Lisa Prince loves food and she loves North Carolina. She is the host of Flavor, NC, a show on UNC-TV that celebrates North Carolina agriculture and food. She appears regularly on WRAL-TV to make dishes with North Carolina ingredients.
And, for the duration of the N.C. State Fair, Prince will oversee a dozen cooking contests in which home cooks square off to see who has the best dishes that incorporate ingredients such as peanuts, apples, pecans and pork. Prince, a part-time marketing specialist with the N.C. Department of Agriculture, is in her 10th year overseeing the fair’s cooking contests. The N.C. State Fair begins today and will run through Oct. 27.
“I love food and I love cooking,” Prince said this week as she was setting up for the cooking contests that will be held each day throughout the fair. “I get inspired by the ideas I see here.”
The contests are divided by ingredient, with one contest focused on recipes using beef and another contest focused on recipes using sweet potatoes. In addition to eight contests involving North Carolina commodities, the fair hosts the early rounds of national contests for sponsors such as Spam and Pillsbury. The North Carolina winners of those contests may go on to compete nationally.
There are some regulars who compete every year, starting in the summer when the contest details are first released, Prince says. They start working on dishes then, trying to perfect them in time for the fall contests at the fair.
“Some of them are very good friends,” Prince says. “Some of them are very competitive.”
Prince, a 1993 graduate of NC State, is encouraged by the new contestants she sees every year. She was worried at one point that the contestants might age out, and that cooking contests would become a relic of times past. But she says there are plenty of contestants in their 30s and 40s, and several families who have younger generations of contestants.
“It gives those people who are not on t.v. a venue to showcase their talent,” she says. “They love winning that blue ribbon.”
Anywhere from 15 to 100 people compete in each of the individual cooking contests. Prince says the sweet potato contests always draws a lot of entries. “In North Carolina, we love our sweet potatoes,” she says. “Everyone thinks they have a great sweet potato recipe.”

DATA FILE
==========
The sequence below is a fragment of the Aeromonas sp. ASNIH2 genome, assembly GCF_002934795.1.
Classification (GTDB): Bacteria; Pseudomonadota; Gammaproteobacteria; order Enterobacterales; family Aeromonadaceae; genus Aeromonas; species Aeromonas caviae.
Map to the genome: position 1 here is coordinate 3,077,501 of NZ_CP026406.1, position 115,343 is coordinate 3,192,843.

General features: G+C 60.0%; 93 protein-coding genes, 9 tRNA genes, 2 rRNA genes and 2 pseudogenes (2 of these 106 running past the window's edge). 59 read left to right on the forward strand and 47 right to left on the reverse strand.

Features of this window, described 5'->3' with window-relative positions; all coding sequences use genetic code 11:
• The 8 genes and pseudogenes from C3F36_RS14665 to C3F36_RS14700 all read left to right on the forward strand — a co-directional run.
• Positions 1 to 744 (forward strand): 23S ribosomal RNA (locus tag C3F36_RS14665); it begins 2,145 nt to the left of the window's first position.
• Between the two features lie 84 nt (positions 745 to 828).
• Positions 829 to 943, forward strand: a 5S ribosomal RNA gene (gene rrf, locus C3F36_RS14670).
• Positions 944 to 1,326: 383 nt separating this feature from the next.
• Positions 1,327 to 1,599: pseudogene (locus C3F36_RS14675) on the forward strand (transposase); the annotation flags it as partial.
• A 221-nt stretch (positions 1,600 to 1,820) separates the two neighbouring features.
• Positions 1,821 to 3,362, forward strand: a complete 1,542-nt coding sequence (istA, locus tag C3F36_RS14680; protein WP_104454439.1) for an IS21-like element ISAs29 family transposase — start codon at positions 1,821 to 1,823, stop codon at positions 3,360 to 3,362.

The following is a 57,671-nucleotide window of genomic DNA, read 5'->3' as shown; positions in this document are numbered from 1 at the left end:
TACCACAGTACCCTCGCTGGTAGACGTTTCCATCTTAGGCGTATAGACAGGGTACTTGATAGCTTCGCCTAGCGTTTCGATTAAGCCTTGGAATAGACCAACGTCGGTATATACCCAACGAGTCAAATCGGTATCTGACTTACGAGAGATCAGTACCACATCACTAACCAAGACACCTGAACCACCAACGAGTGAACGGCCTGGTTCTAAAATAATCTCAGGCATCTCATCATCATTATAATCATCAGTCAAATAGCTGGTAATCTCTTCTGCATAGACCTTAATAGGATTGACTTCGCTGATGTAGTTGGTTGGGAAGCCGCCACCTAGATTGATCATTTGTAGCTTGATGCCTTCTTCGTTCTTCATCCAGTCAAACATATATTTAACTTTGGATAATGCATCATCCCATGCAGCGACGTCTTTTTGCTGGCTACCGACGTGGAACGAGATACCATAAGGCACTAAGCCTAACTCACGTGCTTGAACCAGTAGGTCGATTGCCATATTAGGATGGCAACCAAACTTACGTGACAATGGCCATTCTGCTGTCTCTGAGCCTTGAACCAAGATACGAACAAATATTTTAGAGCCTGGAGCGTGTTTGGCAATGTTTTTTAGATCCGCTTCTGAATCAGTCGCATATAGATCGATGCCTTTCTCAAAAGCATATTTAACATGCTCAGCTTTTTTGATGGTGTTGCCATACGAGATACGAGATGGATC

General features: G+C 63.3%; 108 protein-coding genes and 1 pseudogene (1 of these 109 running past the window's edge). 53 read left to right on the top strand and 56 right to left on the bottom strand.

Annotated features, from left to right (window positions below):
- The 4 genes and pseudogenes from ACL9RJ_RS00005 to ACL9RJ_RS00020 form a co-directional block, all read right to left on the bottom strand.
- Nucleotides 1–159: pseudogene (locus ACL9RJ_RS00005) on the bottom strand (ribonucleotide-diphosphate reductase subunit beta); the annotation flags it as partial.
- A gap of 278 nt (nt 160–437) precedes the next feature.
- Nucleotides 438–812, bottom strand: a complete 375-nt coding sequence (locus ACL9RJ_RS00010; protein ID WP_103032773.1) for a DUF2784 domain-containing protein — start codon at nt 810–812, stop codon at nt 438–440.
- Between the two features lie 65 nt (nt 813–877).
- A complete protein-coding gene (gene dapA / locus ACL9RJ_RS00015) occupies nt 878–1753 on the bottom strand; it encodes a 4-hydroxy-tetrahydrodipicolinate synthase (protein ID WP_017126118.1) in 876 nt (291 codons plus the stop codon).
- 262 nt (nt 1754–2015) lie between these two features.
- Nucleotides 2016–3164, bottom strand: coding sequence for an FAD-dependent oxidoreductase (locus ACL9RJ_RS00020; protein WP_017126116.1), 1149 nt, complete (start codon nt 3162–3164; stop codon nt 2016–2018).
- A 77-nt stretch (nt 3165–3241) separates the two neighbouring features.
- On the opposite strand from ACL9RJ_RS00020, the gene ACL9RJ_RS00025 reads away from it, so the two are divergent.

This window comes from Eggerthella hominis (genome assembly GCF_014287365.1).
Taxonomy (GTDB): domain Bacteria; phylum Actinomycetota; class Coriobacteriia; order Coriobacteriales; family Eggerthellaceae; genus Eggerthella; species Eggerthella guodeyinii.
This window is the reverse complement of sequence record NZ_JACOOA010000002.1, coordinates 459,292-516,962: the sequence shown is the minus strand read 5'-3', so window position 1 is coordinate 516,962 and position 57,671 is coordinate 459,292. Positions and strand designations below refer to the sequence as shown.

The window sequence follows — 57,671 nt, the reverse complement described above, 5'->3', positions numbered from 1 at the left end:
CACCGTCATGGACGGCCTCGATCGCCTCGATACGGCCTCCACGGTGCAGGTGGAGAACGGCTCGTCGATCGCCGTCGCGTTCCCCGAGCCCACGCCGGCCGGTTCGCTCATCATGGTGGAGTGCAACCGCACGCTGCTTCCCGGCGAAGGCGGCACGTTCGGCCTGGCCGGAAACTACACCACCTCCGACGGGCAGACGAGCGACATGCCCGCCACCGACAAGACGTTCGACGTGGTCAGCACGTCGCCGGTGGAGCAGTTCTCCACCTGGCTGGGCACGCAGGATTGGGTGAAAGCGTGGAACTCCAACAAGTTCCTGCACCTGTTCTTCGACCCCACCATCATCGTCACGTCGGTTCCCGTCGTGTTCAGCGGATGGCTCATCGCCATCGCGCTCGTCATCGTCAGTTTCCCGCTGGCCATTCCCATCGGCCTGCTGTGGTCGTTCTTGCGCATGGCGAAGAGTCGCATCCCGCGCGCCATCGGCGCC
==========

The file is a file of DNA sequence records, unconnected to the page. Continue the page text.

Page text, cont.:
Prince says contestants also love to make desserts, with roughly 100 entrants in the Pillsbury pie contest this year. Prince has a fondness for contests for children who cook, often carrying on a long family tradition. She says a few men enter each year, often in the beef and pork contests.
Prince has seen a few flops (a cantaloupe pie from three years ago that didn’t quite set comes to mind) and plenty of hits (a blue cheese-pecan-apple dip from five or six years ago is still one of her favorites). She welcomes the attention the contests bring to cooking.
“They are developing recipes that can be shared,” she says. “I hope it inspires people to cook at home.”
While traditional Southern cooking once dominated the contests, Prince says she has seen a new emphasis on healthy cooking with fresh ingredients that mirrors what’s happening at seasonal and farm-to-table restaurants throughout the state.
“North Carolina is now such a mecca for food, on the cutting edge of flavor,” she says. “The contestants are picking up on that and stepping outside the box.”
Prince grew up on a family farm in Fuquay-Varina, N.C., and was a regular at the fair long before she got involved with the cooking contests. So she has her favorite fair foods, trying to get at least one each day during the Fair’s run. One day it’s a foot-long hot dog, the next day it may be a funnel cake. She looks forward to getting an ear of corn and splitting a giant turkey leg with friends.
She also enjoys the deep fried Oreos, but says, “You take one bite and you’re done. My advice is to split it with someone, maybe even three or four people.”